ULD Care, however, is calling for a common IT platform that all stakeholders can use to check the status of the ULD, especially when it is taken off-airport. So it is looking to update the current demurrage system, set up by 50 years ago by the Interline ULD User Group (IULDUG), which only records ULD interline transfers but doesn’t capture transfers outside the airport terminal.
“We did a lot of work to change this, but we were flummoxed by legacy IT and EDI systems and business practices, and nothing really happened,” said Rogers.

In 2018, however, ULD Care considered using blockchain as the platform to capture and ran a proof of concept with SITA where they replicated the functions of the in-house system and proved that it worked and expanded to handle off-airport transactions. But now it believes potentially blockchain might be the solution for the future rather than for today.
“Although we liked blockchain very much and see a lot of longer term opportunity with it, for the shorter term we believe we will go more with a conventional solution,” he said.

Despite remaining tightlipped on a potential mobile app platform in the making, Rogers said it is already functional, with built-in change request capabilities etc in place. “It’s got everything,” He enthuses. The next two challenges for ULD Care now is finding the finance and the launch customers to proceed to the next stage.

“It would be nice if the airline industry would invest in it but given the current state of the airlines, they are not that keen. But we think it presents a very interesting business model for investors to help us commercialise the operation of the platform.”

He stressed that ULD Care are the neutral party in the middle. “We are not trying to make money out of the demurrage, we are simply processing the data. We can’t get involved with the money side that would be anti-trust if we set a demurrage rate and number of days. So all we are doing is setting up the platform and selling the data, which someone has got to pay for and run the system. It’s all about managing the data. We fully hope to receive data from the likes of Jettainer, Unilode and others.”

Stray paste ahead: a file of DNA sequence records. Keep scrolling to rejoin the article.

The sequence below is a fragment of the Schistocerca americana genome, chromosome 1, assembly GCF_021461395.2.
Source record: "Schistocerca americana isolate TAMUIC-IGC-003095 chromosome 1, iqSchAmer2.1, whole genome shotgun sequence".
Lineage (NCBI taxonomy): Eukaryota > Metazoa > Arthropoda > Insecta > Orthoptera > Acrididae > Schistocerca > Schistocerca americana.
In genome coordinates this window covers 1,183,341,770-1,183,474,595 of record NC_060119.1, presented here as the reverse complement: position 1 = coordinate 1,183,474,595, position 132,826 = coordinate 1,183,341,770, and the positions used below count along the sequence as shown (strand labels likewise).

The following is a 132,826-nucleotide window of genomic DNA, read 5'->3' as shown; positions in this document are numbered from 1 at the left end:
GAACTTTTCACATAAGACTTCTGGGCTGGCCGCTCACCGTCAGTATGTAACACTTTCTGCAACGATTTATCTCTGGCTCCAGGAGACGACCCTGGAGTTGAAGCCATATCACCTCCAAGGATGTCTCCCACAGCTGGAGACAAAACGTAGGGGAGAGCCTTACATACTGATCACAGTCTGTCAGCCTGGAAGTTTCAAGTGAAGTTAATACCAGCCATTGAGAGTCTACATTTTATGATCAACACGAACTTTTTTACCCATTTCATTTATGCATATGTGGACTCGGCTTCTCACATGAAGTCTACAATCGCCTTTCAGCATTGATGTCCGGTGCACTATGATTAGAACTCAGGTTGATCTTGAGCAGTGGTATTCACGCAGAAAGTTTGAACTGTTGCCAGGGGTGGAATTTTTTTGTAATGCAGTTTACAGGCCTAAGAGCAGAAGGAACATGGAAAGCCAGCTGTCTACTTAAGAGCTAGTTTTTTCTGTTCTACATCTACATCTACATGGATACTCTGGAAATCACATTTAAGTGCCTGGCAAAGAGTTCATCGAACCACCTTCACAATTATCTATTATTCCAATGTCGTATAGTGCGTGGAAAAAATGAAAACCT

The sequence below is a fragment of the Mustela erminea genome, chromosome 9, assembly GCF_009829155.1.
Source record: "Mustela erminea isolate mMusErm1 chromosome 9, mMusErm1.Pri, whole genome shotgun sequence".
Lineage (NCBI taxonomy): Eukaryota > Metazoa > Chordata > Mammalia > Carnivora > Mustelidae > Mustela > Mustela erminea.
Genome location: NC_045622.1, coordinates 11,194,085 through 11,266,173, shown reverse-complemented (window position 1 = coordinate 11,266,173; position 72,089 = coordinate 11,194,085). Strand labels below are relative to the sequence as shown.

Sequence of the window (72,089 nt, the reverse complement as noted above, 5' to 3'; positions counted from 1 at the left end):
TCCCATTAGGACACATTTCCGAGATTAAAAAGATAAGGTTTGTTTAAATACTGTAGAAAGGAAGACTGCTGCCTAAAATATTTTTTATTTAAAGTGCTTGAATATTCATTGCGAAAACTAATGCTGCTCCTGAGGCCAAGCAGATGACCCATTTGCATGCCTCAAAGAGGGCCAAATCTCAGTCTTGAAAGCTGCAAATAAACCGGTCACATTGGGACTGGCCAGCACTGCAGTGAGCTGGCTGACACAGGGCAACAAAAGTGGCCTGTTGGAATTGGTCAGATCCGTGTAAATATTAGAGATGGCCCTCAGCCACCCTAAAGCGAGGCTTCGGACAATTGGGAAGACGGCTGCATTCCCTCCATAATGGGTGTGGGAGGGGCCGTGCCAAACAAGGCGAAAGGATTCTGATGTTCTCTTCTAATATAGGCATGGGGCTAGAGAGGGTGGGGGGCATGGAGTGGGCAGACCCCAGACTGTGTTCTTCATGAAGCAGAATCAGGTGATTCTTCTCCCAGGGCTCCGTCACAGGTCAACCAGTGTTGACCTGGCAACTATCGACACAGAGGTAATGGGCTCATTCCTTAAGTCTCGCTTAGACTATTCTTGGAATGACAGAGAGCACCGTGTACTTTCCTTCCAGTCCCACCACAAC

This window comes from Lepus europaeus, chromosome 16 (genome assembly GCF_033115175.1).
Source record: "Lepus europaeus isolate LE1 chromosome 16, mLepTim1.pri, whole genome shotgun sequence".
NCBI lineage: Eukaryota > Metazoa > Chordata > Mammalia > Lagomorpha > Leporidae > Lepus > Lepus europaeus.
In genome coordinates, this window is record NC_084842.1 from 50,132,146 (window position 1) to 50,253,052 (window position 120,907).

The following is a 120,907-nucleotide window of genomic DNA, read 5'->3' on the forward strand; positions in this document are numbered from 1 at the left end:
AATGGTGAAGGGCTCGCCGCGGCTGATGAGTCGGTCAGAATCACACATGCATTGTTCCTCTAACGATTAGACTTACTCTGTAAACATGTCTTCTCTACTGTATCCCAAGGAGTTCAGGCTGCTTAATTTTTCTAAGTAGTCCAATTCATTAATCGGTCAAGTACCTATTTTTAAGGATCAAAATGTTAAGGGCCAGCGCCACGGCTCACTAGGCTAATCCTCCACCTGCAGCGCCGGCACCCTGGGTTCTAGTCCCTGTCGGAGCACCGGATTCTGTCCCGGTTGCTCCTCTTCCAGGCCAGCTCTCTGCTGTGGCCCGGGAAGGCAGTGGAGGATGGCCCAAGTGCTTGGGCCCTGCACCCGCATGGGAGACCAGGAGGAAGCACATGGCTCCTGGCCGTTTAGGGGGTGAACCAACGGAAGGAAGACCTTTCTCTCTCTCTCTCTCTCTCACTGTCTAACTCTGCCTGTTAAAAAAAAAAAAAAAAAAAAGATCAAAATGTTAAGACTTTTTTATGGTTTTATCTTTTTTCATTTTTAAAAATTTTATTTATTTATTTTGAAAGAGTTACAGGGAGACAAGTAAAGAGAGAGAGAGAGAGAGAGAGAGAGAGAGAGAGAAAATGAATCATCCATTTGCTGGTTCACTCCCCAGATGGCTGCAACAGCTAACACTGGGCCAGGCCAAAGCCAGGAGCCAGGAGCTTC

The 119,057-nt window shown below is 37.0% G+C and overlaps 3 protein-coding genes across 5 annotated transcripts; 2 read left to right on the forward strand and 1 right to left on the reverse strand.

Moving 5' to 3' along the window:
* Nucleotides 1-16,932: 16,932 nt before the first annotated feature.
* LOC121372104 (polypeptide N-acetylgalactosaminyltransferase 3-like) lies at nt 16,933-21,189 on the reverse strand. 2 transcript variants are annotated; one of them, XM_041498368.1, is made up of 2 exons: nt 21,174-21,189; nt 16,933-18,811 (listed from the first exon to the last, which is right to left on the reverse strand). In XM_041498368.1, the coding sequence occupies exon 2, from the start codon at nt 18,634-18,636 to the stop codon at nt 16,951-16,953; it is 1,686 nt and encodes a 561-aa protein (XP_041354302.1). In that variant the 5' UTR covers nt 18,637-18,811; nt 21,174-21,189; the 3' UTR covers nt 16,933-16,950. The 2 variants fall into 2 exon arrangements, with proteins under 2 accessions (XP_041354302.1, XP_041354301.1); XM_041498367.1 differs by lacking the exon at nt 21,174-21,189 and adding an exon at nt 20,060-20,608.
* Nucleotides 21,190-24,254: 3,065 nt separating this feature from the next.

More often than not, airlines are reluctant to implement a demurrage system fee because they feel it will upset their customers. “In shipping, it is universal but the airline industry is giving it all away as a competitive advantage but it is no longer a competitive advantage, it is a competitive disadvantage for anyone that does it. This doesn't make sense, which is  why we are putting a strong case forward to the industry and have been surprised by the many airlines when we have reached out to them and they all go: ‘You are right! This is a right mess, we have no control over these assets’.

Rogers now hopes that more airlines will come on board with the project after speaking at the recent Air Cargo Handling & Logistics (ACHL) Conference in Athens.

“We are not looking for any new technology,” he insisted. “We are applying existing technology and that reduces the risk hugely. We have already ran a demurrage system for 50 years. So it’s a no brainer, completely straight forward; we think it’s just a matter of overcoming industry inertia.”

TIACA and FIATA are among the trade associations that ULD Care is calling upon to assist in making the practice work across the industry.


Furthermore, Rogers points out, the air cargo industry needs to persue a strong sustainability agenda, so achieving a higher utilization rate for the roughly 1 million ULD in global circulation can only be good for the planet.